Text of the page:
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Ivesia gordonii

alpine ivesia, alpine mousetail, Gordon's ivesia

ivesia, mousetail

Habit Plants green, ± tufted, sometimes rosetted; taproot stout, not fleshy. Herbs, perennial, rosetted, tufted, or matted, sometimes forming hanging clumps, often aromatic, (0.1–)0.3–6(–6.5) dm, sparsely to densely hirsute, sericeous, villous, or pilose, sometimes glabrate, sparsely to densely glandular-puberulent to stipitate-glandular; caudices simple or branched, branches usually relatively short, rarely elongate (I. cryptocaulis), taproot slender to stout, sometimes fusiform and fleshy.

prostrate to erect, (0.2–)0.5–4 dm.

(1–)2–20+, prostrate or pendent to erect, green, grayish, or reddish.


winter-marcescent, primarily basal, cauline 0–10(–15), well developed to vestigial, usually alternate (cauline opposite in I. muirii, I. webberi), odd-pinnate;

stipules persistent, sometimes absent, basally adnate to petiole, linear to lanceolate or elliptic, margins usually entire, cauline sometimes lobed;

petiole present;

blade narrowly oblong to filiform, planar to cylindric, 0.5–20(–25) cm, foliaceous, leaflets (3–)7–161, sometimes separate, more often overlapping at least distally, sometimes tightly imbricate, terminal distinct or, more often, confluent with distalmost lateral ones, ovate or obovate to orbiculate or ± flabellate, often oriented in 3-dimensions, leaflet arrangement appearing verticillate, margins flat, palmately incised from 1/4 to completely to base into teeth or linear or oblanceolate to oval or obovate lobes, venation palmate.

Basal leaves

tightly to loosely cylindric, (1–)3–20(–25) cm; sheathing base ± glandular abaxially, otherwise glabrous;

petiole 0.5–8 cm, hairs 0.2–0.5 mm;

leaflets (6–)10–25 per side, (1–)2–13(–18) mm, glabrous or ± hirsute or villous, glandular-puberulent or -pubescent, lobes (2–)4–8(–15), linear or narrowly oblanceolate to obovate, apex rarely setose.

Cauline leaves

1(–2), not paired.


5–50(–70)-flowered, 1–8(–11) cm diam.;

glomerules 1–several.

terminal, (1–)3–100(–250)-flowered, ± cymes, open or of 1–several loose to capitate glomerules;

bracts present, reduced;

bracteoles absent.


1–3(–5) mm.

present, straight to sigmoid.


5–12 mm diam.;

epicalyx bractlets linear to narrowly elliptic, (0.5–)1–3.5(–4) mm;

hypanthium turbinate to campanulate, (1.5–)2–4(–4.5) × 2–4(–5) mm;

sepals (2–)2.5–5(–6) mm, obtuse to ± acute;

petals yellow, narrowly oblanceolate to narrowly spatulate, (1–)1.5–3 mm;

stamens 5, filaments 1.3–2.5 mm, anthers yellow, sometimes red-margined, 0.5–1 mm;

carpels (1–)2–4(–6), styles 2.5–4.5(–6) mm.

4–15 mm diam.;

epicalyx bractlets (0–)5;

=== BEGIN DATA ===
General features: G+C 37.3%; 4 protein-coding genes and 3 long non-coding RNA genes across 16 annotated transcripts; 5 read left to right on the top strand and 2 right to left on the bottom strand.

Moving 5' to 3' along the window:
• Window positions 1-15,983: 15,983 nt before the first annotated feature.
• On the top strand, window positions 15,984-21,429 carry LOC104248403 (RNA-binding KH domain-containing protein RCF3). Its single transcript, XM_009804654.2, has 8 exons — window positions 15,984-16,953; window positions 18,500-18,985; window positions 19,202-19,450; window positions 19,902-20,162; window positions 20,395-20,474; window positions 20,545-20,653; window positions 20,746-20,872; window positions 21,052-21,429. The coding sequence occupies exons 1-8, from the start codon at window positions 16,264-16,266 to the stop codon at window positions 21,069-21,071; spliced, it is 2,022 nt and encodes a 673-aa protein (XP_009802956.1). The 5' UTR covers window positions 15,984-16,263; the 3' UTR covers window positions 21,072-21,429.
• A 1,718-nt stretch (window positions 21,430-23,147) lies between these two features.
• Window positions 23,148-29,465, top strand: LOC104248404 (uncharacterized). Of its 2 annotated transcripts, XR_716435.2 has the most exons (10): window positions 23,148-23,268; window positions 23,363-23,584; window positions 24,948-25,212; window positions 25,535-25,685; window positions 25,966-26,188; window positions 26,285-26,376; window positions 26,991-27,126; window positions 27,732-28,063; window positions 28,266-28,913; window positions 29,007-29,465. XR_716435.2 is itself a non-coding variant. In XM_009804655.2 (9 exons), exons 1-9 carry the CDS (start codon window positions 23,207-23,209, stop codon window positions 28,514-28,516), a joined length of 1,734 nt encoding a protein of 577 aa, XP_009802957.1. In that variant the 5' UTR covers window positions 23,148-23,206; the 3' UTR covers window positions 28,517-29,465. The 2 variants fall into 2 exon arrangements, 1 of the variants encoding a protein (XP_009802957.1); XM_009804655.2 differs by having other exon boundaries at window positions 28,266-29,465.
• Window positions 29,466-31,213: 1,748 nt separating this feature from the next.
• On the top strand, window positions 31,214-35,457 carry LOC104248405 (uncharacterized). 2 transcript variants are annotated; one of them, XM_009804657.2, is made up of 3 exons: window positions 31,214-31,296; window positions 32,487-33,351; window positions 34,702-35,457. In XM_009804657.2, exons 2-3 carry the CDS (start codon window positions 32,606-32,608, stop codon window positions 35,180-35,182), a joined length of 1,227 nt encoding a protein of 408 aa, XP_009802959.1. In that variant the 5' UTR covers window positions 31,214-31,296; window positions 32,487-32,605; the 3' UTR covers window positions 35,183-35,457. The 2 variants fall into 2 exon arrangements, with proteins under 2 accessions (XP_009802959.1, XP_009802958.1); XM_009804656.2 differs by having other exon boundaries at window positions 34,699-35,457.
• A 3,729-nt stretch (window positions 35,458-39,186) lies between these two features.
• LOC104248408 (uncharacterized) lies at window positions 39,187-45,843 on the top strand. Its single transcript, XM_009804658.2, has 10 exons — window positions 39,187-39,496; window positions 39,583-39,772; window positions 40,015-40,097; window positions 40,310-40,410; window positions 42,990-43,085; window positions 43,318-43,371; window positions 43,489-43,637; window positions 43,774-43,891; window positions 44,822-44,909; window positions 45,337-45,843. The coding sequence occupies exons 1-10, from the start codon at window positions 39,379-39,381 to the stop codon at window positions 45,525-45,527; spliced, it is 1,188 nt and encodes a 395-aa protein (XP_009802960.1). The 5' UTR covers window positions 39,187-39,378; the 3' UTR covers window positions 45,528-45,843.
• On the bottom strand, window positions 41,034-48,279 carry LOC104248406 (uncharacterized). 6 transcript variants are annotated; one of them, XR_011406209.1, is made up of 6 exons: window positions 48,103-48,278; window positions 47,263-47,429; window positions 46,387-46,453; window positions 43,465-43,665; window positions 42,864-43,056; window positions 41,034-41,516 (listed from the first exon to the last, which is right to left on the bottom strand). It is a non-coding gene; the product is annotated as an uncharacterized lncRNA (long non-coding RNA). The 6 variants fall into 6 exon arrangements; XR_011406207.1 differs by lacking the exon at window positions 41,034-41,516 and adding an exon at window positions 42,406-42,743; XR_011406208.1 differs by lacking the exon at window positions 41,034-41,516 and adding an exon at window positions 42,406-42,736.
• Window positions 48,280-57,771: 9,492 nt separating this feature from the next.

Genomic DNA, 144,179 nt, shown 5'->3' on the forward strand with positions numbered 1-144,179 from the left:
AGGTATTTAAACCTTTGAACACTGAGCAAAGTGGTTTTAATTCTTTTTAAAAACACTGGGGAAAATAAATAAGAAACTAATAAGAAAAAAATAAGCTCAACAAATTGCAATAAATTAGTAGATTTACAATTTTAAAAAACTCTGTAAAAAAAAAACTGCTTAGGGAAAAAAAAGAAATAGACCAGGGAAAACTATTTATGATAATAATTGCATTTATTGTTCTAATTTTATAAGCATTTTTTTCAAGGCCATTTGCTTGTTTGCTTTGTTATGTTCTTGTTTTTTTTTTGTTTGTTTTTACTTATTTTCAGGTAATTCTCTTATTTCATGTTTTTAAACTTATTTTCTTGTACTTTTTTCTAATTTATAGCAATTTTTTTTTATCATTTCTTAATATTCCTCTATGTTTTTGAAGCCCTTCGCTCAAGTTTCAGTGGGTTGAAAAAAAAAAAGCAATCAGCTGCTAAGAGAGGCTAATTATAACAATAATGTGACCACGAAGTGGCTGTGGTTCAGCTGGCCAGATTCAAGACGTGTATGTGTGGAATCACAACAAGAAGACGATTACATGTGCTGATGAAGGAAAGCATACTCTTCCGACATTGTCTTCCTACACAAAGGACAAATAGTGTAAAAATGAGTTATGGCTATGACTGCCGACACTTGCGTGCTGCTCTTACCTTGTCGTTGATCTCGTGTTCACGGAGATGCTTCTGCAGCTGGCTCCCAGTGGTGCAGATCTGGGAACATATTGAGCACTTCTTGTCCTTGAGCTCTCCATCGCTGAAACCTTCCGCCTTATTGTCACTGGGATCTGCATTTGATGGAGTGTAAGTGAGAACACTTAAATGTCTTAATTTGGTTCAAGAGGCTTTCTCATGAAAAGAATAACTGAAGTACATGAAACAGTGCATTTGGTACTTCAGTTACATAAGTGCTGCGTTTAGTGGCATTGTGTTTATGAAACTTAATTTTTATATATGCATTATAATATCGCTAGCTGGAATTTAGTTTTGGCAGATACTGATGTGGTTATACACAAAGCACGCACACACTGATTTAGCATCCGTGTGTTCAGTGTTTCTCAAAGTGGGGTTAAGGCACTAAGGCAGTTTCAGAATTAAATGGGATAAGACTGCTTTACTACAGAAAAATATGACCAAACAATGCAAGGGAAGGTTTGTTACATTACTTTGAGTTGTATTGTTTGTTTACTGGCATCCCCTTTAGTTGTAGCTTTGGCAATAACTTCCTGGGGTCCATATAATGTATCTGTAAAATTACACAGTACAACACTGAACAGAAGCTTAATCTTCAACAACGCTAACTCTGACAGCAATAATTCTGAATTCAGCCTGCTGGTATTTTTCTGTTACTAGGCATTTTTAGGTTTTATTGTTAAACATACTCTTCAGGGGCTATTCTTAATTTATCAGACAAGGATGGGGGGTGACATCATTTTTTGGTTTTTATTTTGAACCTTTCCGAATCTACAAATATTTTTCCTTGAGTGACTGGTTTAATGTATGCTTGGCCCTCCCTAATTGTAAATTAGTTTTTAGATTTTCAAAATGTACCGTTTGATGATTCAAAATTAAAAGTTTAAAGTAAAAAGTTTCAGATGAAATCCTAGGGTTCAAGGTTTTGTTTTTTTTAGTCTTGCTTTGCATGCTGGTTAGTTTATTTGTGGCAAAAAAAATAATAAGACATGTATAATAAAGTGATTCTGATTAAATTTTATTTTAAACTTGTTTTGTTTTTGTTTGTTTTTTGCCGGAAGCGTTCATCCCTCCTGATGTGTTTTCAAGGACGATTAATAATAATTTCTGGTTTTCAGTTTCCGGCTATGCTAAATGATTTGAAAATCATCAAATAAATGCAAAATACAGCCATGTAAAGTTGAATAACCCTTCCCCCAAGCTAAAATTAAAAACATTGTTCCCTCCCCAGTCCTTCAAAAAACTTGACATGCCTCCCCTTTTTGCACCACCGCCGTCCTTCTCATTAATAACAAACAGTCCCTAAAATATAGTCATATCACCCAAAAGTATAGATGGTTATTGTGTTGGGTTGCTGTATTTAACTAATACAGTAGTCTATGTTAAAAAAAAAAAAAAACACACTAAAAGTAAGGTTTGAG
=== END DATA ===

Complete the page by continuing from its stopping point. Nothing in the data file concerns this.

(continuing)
hypanthium patelliform to campanulate or cupulate to turbinate, 0.5–3(–4) mm;

sepals 5 (usually 4 in I. campestris), spreading, lanceolate to broadly ovate or deltate;

petals 5 (usually 4 in I. campestris), golden to pale yellow to white, sometimes pink-tinged (red in I. multifoliolata), linear or narrowly oblanceolate to obovate, sometimes obcordate;

stamens 5–20(–40), usually shorter than petals;

filaments not forming tube;

torus ± flat to conic, or turbinate (in sect. Comarella), rarely elongate and stipelike (I. arizonica);

carpels 1–20(–40), glabrous, styles subterminal, usually ± filiform, sometimes rough-thickened proximally;

ovule 1.


aggregated achenes, individually deciduous, 1–20+, obliquely ovoid to reniform, 0.8–3 mm, sometimes rugose and/or carunculate, glabrous;

hypanthium persistent;

sepals persistent, erect;

styles tardily deciduous, jointed.


grayish brown to mottled brown, ± 2 mm.


= 7.

Ivesia gordonii


from FNA
[WildflowerSearch map]
[BONAP county map]
from USDA
w United States; nw Mexico
[BONAP county map]

Varieties 4 (4 in the flora).

Ivesia gordonii is the most widespread species of the genus, occurring from Washington to Montana, south to central California and Colorado. The species can be distinguished from other members of sect. Ivesia by the relatively deep hypanthium, which is about as deep as wide. Four varieties are provisionally recognized here (B. Ertter and J. L. Reveal 2007), with the likelihood that future work may indicate additional and/or alternate circumscriptions. Populations that are difficult to assign to a variety can be found where the recognizable taxonomic units come together, for example, in northeastern Utah and western Wyoming, involving var. gordonii and var. wasatchensis, and in California and central Idaho where var. alpicola and var. ursinorum tend to merge.

(Discussion copyrighted by Flora of North America; reprinted with permission.)

Species 30 (30 in the flora).

The often aromatic (resin-scented) ivesioid genera (Horkelia, Horkeliella, and Ivesia) have generally been assumed to be derived from Potentilla in the broad sense, an interpretation confirmed by molecular analyses (T. Eriksson et al. 1998, 2003; C. Dobeš and J. Paule 2010; M. H. Töpel et al. 2012). Continued recognition of the three genera (and Duchesnea) accordingly creates a paraphyletic Potentilla; the senior author does not accept the dictum that paraphyletic groups are inherently unnatural and finds it more useful to continue recognizing the ivesioid genera as here circumscribed.

In spite of the morphologic and ecologic extremes encompassed within Ivesia, spanning the continuum from planar-leaved desert chasmophytes to alpine species with mousetail-like leaves, molecular phylogenetic analyses of representatives from all sections of Ivesia, Horkelia, and Horkeliella result in a monophyletic near-polytomy, indicating rapid morphologic radiation not matched by molecular divergence (C. Dobeš and J. Paule 2010; M. H. Töpel et al. 2012). This interpretation is not fully supported by M. Töpel et al., but until the lack of concordance between molecular-based clades and even the most well-defined morphology-based groups is addressed, any conclusions based on molecular analysis alone are inconclusive.

The hypothesis on which the sequence of species used here is based is that the ivesiod genera represent a threshold-crossing radiation in response to the late Tertiary development of xeric conditions in western North America, with adaptations that allow drought-avoidance or minimize water loss. A recurrent trend is the progressive reduction in size and number of floral parts occurring independently in multiple lineages. The end product is a flower in which the nectariferous, patelliform hypanthium itself becomes the main pollinator attractor. Much of this evolutionary radiation has occurred in the various island-like habitats that characterize the arid West, with the result that the ivesioid genera include a high percentage of narrowly endemic species.